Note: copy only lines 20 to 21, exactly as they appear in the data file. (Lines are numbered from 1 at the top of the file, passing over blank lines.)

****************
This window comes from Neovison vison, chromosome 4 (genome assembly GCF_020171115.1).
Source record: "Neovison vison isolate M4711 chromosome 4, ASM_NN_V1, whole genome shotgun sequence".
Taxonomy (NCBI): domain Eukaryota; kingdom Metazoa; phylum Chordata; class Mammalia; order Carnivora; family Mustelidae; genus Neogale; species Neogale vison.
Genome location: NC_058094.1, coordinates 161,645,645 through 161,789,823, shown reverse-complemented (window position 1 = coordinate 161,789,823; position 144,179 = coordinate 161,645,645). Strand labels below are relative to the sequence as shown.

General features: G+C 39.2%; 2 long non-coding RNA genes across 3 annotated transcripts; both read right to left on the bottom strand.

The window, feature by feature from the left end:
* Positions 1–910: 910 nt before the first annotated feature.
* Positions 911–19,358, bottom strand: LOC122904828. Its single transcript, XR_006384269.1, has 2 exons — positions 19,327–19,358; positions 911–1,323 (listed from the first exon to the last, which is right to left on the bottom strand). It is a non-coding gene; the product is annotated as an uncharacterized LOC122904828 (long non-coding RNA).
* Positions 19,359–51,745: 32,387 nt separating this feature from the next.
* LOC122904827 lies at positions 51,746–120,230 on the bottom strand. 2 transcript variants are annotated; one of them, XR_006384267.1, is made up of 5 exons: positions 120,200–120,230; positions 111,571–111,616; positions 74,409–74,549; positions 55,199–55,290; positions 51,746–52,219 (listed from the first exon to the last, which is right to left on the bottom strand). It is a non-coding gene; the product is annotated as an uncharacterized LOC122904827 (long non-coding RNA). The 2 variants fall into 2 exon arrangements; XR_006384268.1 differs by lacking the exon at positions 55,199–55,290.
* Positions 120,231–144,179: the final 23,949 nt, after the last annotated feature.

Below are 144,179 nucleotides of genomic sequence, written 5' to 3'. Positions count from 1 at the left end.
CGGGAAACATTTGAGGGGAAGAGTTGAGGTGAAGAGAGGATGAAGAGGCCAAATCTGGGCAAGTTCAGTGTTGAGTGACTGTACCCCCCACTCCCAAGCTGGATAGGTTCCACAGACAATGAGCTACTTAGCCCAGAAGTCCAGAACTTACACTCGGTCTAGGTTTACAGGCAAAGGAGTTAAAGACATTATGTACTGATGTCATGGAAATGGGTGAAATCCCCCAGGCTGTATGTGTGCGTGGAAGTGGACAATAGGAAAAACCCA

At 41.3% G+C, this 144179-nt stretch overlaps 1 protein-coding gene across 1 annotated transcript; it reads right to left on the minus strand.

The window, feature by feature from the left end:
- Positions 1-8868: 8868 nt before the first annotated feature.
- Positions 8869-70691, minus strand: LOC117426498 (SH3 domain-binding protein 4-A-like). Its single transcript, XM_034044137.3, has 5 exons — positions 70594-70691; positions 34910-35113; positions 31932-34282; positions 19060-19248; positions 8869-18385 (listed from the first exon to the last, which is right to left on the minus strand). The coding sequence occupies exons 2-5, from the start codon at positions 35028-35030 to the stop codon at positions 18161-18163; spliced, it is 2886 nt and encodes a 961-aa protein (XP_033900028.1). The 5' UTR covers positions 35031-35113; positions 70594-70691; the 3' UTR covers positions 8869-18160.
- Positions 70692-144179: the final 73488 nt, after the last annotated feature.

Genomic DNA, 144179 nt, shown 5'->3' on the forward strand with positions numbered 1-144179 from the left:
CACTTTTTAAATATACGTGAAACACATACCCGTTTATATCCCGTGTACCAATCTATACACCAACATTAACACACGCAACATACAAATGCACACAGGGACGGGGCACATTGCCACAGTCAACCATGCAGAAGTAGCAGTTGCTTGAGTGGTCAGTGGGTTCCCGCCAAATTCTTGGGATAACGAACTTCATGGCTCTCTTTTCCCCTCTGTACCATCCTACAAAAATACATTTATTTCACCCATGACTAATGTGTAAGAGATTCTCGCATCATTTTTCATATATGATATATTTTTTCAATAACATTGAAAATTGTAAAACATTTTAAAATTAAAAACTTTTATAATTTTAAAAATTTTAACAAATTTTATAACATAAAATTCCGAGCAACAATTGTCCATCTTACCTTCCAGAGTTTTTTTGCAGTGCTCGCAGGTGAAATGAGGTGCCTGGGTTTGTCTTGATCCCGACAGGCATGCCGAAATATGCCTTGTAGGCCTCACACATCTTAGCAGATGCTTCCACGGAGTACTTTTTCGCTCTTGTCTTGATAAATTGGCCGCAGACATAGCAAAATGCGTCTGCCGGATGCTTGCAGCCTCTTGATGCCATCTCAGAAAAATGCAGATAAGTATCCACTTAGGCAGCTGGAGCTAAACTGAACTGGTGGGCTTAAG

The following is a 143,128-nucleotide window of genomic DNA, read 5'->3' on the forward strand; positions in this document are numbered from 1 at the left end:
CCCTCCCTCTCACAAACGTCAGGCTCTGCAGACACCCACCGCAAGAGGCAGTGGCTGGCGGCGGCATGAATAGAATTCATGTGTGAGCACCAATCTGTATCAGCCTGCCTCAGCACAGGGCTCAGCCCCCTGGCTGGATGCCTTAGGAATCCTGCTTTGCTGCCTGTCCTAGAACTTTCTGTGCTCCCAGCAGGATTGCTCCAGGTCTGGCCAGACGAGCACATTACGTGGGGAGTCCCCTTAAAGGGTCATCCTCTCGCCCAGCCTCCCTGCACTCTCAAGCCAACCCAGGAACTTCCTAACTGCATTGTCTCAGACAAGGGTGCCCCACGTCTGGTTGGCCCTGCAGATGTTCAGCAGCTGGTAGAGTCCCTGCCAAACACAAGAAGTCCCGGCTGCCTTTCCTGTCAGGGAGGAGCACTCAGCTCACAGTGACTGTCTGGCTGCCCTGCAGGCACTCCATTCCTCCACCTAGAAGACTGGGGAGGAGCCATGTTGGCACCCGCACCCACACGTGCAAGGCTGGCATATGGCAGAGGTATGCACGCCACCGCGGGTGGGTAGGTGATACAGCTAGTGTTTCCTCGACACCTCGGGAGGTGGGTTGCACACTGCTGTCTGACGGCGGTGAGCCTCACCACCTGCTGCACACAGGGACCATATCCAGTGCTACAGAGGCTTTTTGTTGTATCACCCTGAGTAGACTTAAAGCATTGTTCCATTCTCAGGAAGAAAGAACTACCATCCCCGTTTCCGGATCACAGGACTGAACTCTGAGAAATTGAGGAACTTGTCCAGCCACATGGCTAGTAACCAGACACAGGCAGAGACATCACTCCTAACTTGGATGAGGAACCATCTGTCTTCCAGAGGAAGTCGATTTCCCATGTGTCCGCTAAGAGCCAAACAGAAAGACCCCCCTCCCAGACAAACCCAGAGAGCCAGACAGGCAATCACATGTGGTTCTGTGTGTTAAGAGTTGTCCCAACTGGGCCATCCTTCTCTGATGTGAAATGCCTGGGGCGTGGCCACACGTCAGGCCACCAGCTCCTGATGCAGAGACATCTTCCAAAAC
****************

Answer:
CACTTTTTAAATATACGTGAAACACATACCCGTTTATATCCCGTGTACCAATCTATACACCAACATTAACACACGCAACATACAAATGCACACAGGGACGGGGCACATTGCCACAGTCAACCATGCAGAAGTAGCAGTTGCTTGAGTGGTCAGTGGGTTCCCGCCAAATTCTTGGGATAACGAACTTCATGGCTCTCTTTTCCCCTCTGTACCATCCTACAAAAATACATTTATTTCACCCATGACTAATGTGTAAGAGATTCTCGCATCATTTTTCATATATGATATATTTTTTCAATAACATTGAAAATTGTAAAACATTTTAAAATTAAAAACTTTTATAATTTTAAAAATTTTAACAAATTTTATAACATAAAATTCCGAGCAACAATTGTCCATCTTACCTTCCAGAGTTTTTTTGCAGTGCTCGCAGGTGAAATGAGGTGCCTGGGTTTGTCTTGATCCCGACAGGCATGCCGAAATATGCCTTGTAGGCCTCACACATCTTAGCAGATGCTTCCACGGAGTACTTTTTCGCTCTTGTCTTGATAAATTGGCCGCAGACATAGCAAAATGCGTCTGCCGGATGCTTGCAGCCTCTTGATGCCATCTCAGAAAAATGCAGATAAGTATCCACTTAGGCAGCTGGAGCTAAACTGAACTGGTGGGCTTAAG

The following is a 143,128-nucleotide window of genomic DNA, read 5'->3' on the forward strand; positions in this document are numbered from 1 at the left end: